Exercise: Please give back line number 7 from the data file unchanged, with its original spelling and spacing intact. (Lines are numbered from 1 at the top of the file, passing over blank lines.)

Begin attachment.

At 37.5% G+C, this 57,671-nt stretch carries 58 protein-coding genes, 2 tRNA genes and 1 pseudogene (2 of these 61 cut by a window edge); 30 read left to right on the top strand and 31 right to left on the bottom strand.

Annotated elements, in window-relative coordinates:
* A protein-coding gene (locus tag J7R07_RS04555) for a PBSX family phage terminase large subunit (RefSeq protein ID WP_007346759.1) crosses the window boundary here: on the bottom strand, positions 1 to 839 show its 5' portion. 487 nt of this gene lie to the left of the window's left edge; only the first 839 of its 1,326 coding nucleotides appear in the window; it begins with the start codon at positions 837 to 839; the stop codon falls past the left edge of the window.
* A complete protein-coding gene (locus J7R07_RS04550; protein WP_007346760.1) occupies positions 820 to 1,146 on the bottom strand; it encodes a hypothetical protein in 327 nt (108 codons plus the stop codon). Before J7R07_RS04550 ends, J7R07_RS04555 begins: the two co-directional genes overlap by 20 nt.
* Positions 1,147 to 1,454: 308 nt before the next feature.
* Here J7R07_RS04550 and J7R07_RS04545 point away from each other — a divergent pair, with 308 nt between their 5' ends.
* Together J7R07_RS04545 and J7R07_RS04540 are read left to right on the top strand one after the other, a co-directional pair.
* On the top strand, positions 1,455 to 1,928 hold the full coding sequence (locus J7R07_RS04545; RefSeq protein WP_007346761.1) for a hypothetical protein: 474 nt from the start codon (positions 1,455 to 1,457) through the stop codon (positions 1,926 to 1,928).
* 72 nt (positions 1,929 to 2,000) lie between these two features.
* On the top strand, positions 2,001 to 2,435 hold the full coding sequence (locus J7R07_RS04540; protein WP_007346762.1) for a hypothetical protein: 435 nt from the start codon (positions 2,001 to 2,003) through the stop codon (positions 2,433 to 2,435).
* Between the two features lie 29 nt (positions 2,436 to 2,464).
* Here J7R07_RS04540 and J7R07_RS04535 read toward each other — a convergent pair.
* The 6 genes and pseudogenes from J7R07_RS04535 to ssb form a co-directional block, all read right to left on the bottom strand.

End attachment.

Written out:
* Together J7R07_RS04545 and J7R07_RS04540 are read left to right on the top strand one after the other, a co-directional pair.